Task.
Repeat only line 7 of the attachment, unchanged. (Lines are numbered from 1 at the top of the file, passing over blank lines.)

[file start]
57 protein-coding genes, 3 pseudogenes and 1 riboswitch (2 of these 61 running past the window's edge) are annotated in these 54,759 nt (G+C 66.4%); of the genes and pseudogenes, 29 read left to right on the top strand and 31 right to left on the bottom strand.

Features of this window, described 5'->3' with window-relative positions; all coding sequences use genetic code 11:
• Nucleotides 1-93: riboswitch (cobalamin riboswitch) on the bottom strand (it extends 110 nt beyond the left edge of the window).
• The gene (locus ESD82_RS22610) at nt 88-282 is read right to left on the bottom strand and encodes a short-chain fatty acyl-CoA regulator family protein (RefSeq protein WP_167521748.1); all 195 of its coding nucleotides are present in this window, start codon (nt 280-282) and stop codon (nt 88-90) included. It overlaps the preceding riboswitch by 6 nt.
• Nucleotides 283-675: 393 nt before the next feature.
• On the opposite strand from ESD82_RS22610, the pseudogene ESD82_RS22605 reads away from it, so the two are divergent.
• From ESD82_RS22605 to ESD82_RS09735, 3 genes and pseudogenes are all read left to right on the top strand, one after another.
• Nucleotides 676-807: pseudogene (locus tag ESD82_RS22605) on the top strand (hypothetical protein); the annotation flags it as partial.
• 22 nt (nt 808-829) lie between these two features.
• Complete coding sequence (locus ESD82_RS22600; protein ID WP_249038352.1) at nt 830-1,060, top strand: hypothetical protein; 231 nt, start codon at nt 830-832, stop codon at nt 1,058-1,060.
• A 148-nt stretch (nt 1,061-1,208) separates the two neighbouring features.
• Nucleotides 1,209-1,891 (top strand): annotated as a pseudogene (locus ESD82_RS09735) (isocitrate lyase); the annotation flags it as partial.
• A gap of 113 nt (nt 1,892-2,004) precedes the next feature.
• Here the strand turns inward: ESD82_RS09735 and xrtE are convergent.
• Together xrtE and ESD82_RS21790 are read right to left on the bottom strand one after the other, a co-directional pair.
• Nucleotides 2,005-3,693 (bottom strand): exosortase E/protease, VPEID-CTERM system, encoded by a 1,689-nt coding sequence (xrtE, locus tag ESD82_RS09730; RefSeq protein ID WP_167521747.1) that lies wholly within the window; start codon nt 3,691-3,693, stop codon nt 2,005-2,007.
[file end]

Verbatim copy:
• From ESD82_RS22605 to ESD82_RS09735, 3 genes and pseudogenes are all read left to right on the top strand, one after another.